Sunday,17 December, 2017
Current issue | Issue 1289, (31 March - 6 April 2016)
Sunday,17 December, 2017
Issue 1289, (31 March - 6 April 2016)

Ahram Weekly

Pakistan: Strikes weakened, but didn’t halt the Taliban

Pakistani army and security forces have initiated a “quasi-military” campaign against militants in the Punjab region following the suicide bombing that targeted Christians celebrating Easter in Lahore, the country’s capital, reports Haitham Nuri

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Al-Ahram Weekly

Intelligence and security agencies have carried out raids in several cities in Pakistan — in Lahore, Faisalabad and Multan —arresting an unspecified number of suspects, according to military spokesman Asim Bajwa.

Bajwa added in a tweet: “Several suspected terrorists or those assisting them were arrested and a large cache of weapons and ammunition was seized.”

 Jamaat-ul Ahrar, a splinter group of the Pakistani Taliban that has sworn allegiance to the Islamic State (IS) group, claimed responsibility for the attack, promising “more similar attacks”, according to its spokesman, Ihsanullah Ihsan.

This appears to be part of a covert struggle between IS and the Taliban for the hearts and minds of Pakistani extremists.

Jamaat-ul Ahrar has claimed responsibility for several major attacks since it split from the Taliban in 2014, before announcing its return to its mother group.

Markets, schools, courts and most businesses in Lahore shut down Monday to mourn the Christian victims. Christians make up just two per cent of Pakistan’s 200 million citizens, the vast majority of which is Muslim.

Although non-Muslims — Hindus, Christians and Ahmadis — constitute less than five per cent of the population in Pakistan, the major division in the country is between the Sunni majority and the 20 per cent of Pakistanis who are Shia.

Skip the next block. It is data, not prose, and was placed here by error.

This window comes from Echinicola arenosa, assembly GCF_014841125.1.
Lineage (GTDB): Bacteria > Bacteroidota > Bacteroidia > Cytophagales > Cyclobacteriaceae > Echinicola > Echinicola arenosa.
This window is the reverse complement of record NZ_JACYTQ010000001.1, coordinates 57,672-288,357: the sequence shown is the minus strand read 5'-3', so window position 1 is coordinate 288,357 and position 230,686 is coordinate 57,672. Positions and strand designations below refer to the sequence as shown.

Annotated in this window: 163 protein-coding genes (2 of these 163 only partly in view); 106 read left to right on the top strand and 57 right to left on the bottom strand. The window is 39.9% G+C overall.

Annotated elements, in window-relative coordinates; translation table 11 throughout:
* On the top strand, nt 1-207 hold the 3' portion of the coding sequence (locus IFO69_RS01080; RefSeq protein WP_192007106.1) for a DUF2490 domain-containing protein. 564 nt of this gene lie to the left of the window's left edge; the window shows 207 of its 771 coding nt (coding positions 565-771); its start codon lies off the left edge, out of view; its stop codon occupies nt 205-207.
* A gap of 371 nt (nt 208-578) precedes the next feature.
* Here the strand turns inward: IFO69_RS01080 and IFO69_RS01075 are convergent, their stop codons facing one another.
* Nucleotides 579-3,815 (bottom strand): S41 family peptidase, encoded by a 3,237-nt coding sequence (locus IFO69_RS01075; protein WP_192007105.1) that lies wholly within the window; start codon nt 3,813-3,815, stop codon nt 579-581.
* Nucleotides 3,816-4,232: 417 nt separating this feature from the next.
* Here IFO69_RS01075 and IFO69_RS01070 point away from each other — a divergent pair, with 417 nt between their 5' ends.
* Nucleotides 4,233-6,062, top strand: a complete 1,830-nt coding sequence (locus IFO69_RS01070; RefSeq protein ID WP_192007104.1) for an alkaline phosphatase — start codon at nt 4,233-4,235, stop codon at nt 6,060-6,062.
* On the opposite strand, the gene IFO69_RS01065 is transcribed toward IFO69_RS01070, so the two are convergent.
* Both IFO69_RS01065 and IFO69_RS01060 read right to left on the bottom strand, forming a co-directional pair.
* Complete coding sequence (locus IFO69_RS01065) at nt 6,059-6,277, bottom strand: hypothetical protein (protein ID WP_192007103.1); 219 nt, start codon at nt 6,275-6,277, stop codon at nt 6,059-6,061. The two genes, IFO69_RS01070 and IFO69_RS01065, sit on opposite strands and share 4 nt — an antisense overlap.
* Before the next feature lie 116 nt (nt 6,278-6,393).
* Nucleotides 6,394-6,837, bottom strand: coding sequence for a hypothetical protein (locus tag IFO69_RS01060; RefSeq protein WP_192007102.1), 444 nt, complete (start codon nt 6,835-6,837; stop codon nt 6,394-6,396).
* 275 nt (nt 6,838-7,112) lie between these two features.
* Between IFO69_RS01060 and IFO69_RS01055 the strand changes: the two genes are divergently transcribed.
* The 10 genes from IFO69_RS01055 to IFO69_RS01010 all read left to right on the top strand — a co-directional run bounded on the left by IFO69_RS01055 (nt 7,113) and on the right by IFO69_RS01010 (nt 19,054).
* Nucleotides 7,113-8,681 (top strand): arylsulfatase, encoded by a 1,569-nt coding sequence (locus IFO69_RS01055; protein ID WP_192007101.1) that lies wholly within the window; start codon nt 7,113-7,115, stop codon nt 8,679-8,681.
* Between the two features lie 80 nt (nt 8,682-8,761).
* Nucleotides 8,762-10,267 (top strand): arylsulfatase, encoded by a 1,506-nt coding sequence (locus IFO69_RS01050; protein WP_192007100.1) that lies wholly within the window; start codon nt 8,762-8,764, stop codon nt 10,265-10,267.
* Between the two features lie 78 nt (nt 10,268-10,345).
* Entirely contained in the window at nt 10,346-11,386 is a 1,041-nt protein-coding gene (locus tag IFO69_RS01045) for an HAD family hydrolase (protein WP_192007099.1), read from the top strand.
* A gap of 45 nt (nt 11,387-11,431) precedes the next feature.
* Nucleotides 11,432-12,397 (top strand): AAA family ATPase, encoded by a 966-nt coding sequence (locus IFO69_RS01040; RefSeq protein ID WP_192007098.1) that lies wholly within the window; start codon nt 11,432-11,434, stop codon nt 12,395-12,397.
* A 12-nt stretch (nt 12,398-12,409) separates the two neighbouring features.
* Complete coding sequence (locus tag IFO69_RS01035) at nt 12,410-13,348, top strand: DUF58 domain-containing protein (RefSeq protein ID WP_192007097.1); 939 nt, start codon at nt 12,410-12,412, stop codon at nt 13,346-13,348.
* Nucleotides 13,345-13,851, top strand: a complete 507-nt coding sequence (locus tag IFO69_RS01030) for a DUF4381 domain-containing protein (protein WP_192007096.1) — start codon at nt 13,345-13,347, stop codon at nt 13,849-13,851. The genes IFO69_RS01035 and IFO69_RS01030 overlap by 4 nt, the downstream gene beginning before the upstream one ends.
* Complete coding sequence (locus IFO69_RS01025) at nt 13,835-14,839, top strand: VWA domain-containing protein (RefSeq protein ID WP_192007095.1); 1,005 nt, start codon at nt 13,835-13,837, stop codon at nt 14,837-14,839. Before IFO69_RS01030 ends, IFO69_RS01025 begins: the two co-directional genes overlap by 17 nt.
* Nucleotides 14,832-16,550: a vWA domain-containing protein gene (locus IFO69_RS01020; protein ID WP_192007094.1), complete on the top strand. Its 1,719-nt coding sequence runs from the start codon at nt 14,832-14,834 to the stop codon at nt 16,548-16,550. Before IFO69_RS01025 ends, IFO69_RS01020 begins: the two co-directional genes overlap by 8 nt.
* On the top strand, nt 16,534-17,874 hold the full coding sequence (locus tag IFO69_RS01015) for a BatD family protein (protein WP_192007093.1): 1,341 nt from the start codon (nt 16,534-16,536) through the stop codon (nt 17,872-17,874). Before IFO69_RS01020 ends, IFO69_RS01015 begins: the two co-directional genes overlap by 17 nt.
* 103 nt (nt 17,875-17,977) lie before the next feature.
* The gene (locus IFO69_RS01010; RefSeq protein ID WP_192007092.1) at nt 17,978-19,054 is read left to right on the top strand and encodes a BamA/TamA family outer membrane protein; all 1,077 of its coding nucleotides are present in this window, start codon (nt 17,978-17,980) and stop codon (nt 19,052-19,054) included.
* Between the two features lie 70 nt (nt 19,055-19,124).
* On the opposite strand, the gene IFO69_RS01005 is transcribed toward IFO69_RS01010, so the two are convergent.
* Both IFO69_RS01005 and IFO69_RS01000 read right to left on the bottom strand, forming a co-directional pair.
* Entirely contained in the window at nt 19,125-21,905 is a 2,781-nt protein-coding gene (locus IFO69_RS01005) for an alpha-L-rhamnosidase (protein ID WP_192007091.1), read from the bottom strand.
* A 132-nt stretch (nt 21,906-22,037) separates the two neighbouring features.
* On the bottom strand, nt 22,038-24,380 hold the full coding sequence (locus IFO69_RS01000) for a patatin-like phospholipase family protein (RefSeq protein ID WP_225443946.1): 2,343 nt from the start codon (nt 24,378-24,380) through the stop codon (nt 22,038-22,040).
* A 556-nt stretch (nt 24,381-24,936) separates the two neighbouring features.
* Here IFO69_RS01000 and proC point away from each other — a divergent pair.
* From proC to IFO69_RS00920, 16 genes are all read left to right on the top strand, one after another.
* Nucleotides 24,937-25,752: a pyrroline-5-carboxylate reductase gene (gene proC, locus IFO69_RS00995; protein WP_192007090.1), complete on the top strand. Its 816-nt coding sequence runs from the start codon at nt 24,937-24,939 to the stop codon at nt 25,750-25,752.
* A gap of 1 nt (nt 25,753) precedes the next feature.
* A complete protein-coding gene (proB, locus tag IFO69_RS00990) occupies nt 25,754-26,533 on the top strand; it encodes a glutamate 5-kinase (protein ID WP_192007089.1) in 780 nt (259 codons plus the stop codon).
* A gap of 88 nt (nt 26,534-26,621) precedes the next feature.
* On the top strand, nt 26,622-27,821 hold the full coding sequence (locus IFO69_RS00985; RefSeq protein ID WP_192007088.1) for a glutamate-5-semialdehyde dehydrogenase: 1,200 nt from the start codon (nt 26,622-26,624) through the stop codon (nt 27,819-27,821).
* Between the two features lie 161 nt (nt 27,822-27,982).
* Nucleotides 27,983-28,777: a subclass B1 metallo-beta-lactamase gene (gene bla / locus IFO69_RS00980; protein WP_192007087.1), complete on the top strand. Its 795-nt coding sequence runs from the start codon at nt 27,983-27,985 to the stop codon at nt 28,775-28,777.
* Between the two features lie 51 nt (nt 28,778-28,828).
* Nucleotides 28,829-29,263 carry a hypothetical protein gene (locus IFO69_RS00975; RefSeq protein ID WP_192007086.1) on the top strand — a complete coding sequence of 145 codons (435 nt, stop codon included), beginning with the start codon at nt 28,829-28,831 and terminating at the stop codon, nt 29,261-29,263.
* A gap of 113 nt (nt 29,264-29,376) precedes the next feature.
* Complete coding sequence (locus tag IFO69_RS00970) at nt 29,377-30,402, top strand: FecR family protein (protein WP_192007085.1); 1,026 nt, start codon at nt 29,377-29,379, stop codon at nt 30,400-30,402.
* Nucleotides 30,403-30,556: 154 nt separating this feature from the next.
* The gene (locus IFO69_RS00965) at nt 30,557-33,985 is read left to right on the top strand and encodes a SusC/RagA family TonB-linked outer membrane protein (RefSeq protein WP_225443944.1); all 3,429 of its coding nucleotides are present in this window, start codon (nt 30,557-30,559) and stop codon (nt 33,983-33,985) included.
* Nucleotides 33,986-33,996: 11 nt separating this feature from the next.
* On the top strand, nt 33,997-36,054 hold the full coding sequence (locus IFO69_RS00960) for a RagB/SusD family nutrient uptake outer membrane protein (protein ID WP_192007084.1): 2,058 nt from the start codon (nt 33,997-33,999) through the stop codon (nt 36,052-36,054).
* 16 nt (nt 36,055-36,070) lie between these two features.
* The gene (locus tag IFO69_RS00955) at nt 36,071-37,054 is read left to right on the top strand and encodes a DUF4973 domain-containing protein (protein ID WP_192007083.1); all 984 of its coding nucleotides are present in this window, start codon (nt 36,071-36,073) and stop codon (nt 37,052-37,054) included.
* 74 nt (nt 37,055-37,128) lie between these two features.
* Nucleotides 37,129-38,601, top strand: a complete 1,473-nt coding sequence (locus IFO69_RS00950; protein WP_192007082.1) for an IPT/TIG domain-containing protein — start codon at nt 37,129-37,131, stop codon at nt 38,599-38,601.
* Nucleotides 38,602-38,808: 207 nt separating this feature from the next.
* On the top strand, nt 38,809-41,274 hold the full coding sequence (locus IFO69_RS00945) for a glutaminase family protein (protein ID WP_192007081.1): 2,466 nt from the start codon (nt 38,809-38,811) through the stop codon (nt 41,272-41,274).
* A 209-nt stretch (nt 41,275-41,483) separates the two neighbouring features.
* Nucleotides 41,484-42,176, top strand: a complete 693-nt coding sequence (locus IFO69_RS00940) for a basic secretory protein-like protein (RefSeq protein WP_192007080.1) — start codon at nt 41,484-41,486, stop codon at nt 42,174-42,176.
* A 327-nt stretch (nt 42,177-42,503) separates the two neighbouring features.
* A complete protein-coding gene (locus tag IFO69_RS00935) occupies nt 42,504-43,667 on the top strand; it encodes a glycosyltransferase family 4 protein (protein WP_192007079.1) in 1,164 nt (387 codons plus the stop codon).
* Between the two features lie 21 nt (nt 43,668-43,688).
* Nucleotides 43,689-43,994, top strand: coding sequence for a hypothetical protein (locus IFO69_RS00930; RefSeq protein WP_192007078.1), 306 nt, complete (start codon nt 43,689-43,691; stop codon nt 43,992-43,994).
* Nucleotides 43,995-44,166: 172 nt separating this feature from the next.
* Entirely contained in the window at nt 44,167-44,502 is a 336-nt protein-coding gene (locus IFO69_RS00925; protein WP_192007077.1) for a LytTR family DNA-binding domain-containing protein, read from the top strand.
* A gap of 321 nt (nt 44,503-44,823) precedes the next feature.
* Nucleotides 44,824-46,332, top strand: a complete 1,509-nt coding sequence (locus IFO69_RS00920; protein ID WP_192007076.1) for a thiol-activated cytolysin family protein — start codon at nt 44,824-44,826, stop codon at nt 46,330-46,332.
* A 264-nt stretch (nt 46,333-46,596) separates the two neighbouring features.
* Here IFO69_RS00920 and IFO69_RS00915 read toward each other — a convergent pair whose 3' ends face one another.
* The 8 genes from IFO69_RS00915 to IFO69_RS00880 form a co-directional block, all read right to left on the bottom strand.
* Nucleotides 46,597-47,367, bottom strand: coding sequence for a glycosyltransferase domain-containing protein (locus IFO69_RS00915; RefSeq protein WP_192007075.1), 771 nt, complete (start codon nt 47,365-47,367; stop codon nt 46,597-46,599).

At least 70 people were killed in the suicide attack, including 29 children, seven women and 34 men; 341 people were injured, 25 of them critically, according to the Lahore paramedic authority.

This attack is not the first on Christians, the vast majority of whom belong to the poor working and lower-middle classes, although some Christians have reached high office, such as A R Cornelius, the country’s first non-Muslim chief justice.

In September 2013, the Taliban claimed responsibility for suicide attacks on worshippers leaving a church in Lahore. That attack killed 82 people.

In March 2015, 17 people were killed and 78 injured in a double suicide bombing against churches in Peshawar, the biggest city in the Federally Administered Tribal Areas (FATA) of northwest Pakistan, a stronghold of Taliban extremists.

Since 2002, Christians have been targeted in nine major attacks that have killed hundreds. They have also been subject to prosecution under the country’s blasphemy law, with many Christians accused of defaming the Prophet Mohamed or the Quran.

Quoting eyewitnesses and workers in Iqbal Park, where the attack took place, Reuters and CNN reported that security measures were weak and there were few policemen in sight.

Amir Jawad, a writer in the widely circulated Dawn newspaper, said that security measures had declined markedly when compared to the situation in 2010 and 2011.